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Down to the bare bones – on calcium, magnesium and bone development

02 Jan., 2015

Bone development is one of the most important dimensions of child development. The importance of supporting this process has risen in the awareness of parents globally, a trend seen in the media as well as in the growing variety of fortified foods for children, such as cereals and juices that support bone development. This article will focus on two important minerals that are involved in bone development – Calcium and Magnesium.

Calcium is the most prevalent mineral in the human body. From the embryonic stage and throughout childhood and adolescence, the main role of the Calcium we consume is building the skeleton. Indeed, about 90% of peak bone mass is reached by the age of 18, making these young years so critical with regard to adequate Calcium consumption.

In order to reach the recommended Calcium levels it is recommended for children to consume 3 diary products a day. However, many children do not consume the recommended dose due to milk allergies, lactose intolerance and food preference. According to the US National Institutes of Health, fewer than one in ten girls and one in four boys get adequate Calcium. Calcium inadequacy is of special concern for girls aged 4 years and older and particularly for adolescent girls. In males the risk of inadequacy is mainly in the ages of 9 to 18 (1).

A 2008 study that assed Bone Mineral Content data (BMC), a marker of bone strength, from 21 randomized clinical trials with more than 3,800 children found that Calcium intake, according to the recommendations of the USDA, may significantly improve bone health in children (2).

Large - children on beach

Magnesium is another important factor in bone development. Beyond its proven contribution to normal Psychological functions (3), Magnesium is also a component in the bone’s matrix, being important to more than 300 enzymatic reactions that build it. A recent study presented to the American Pediatric Academic Societies annual meeting in Washington showed that Magnesium may be as important to kids` bone health as calcium (4).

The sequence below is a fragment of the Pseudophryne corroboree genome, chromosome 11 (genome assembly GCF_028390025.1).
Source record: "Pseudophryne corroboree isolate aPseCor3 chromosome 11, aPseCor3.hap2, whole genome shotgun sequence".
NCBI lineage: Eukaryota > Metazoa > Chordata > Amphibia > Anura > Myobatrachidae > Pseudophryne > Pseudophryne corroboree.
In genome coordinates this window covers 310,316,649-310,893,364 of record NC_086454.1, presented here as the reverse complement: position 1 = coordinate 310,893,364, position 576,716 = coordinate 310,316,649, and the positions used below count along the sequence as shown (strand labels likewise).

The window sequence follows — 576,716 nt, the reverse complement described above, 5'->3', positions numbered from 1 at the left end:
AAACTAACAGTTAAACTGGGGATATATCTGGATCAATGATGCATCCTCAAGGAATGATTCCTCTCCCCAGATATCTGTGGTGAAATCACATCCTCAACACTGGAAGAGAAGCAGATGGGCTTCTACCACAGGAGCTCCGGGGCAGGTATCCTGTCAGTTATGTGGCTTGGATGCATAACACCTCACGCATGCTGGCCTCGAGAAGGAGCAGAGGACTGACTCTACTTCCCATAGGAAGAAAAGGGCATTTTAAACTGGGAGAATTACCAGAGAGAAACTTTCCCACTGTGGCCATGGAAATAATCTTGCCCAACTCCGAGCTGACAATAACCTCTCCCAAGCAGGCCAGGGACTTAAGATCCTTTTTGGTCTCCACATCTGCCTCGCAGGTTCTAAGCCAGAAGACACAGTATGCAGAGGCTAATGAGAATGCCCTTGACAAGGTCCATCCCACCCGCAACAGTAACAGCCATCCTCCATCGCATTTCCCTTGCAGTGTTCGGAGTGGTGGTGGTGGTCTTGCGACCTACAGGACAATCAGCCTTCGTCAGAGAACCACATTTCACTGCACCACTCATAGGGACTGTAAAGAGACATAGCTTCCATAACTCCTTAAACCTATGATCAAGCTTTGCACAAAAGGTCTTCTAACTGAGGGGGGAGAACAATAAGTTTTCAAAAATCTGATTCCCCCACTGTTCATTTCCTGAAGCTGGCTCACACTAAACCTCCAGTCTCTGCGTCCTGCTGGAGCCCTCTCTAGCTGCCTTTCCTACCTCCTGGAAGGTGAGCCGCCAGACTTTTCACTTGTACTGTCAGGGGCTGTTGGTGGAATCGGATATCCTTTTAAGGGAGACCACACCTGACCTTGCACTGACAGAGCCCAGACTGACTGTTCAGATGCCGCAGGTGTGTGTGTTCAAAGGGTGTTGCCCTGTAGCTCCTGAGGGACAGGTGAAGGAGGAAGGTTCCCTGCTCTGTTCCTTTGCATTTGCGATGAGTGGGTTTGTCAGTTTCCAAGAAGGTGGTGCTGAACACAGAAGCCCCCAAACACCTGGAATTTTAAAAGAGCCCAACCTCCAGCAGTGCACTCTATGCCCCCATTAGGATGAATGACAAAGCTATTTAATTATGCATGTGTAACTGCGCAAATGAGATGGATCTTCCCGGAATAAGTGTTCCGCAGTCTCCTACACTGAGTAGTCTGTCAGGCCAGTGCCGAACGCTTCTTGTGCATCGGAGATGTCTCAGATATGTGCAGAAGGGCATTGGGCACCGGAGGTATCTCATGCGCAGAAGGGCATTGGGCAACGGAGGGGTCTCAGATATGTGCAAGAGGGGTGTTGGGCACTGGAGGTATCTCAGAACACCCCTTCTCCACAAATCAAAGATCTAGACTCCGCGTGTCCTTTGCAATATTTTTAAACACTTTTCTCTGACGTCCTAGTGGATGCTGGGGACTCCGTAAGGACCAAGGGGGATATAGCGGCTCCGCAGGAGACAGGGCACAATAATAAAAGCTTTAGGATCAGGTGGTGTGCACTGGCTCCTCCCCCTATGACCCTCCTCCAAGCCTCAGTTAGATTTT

Our consumption of sufficient levels of Magnesium is dependant on eating a variety fruit, vegetables and whole-grains. Refined foods such as white breads that are often children`s favorites are low in Magnesium since in the process of refining the whole grains into white flower, the Magnesium rich germs and bran and removed.
Along side a well balanced diet, supplements that are especially designed for children, can offer them a reliable source of Calcium and Magnesium.

EFSA has approved several health claims concerning bone development:

  • Calcium is needed for normal growth and development of bone in Children (5)
  • Calcium is needed for the maintenance of normal bones (6)
  • Calcium is needed for the maintenance of normal bones (6)
  • Magnesium is needed to build healthy bones and teeth (3)


  1. http://ods.od.nih.gov/factsheets/Calcium-HealthProfessional/
  2. Huncharek M, Muscat J, Kupelnick B. Impact of dairy products and dietary calcium on bone-mineral content in children: results of a meta-analysis. Bone 2008;43:312-321. – See more at the link
  3. http://www.efsa.europe.eu/en/efsajournal/doc/1807.pdf
  4. ScienceDaily, 5 May 2013.
  5. EFSA – Art. 14(1)(b)
  6. EFSA – Art. 13(1)